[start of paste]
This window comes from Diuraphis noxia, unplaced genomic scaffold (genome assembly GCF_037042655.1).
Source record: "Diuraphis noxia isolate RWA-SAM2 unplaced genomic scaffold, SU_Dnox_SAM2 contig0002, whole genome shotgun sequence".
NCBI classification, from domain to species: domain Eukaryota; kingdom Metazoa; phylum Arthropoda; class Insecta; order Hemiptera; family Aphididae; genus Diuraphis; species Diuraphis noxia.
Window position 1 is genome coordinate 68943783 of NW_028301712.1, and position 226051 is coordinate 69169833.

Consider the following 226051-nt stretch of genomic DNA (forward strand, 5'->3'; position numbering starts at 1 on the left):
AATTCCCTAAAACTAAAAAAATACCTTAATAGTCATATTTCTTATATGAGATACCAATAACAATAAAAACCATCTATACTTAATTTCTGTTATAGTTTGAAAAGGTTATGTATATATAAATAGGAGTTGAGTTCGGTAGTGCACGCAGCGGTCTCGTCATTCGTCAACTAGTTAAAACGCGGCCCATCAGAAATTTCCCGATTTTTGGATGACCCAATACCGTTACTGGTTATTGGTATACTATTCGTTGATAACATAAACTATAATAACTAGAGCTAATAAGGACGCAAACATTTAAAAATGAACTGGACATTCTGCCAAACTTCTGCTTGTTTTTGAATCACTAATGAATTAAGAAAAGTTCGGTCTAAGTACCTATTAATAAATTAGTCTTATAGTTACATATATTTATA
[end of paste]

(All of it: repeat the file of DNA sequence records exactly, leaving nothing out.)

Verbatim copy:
This window comes from Diuraphis noxia, unplaced genomic scaffold (genome assembly GCF_037042655.1).
Source record: "Diuraphis noxia isolate RWA-SAM2 unplaced genomic scaffold, SU_Dnox_SAM2 contig0002, whole genome shotgun sequence".
NCBI classification, from domain to species: domain Eukaryota; kingdom Metazoa; phylum Arthropoda; class Insecta; order Hemiptera; family Aphididae; genus Diuraphis; species Diuraphis noxia.
Window position 1 is genome coordinate 68943783 of NW_028301712.1, and position 226051 is coordinate 69169833.

Consider the following 226051-nt stretch of genomic DNA (forward strand, 5'->3'; position numbering starts at 1 on the left):
AATTCCCTAAAACTAAAAAAATACCTTAATAGTCATATTTCTTATATGAGATACCAATAACAATAAAAACCATCTATACTTAATTTCTGTTATAGTTTGAAAAGGTTATGTATATATAAATAGGAGTTGAGTTCGGTAGTGCACGCAGCGGTCTCGTCATTCGTCAACTAGTTAAAACGCGGCCCATCAGAAATTTCCCGATTTTTGGATGACCCAATACCGTTACTGGTTATTGGTATACTATTCGTTGATAACATAAACTATAATAACTAGAGCTAATAAGGACGCAAACATTTAAAAATGAACTGGACATTCTGCCAAACTTCTGCTTGTTTTTGAATCACTAATGAATTAAGAAAAGTTCGGTCTAAGTACCTATTAATAAATTAGTCTTATAGTTACATATATTTATA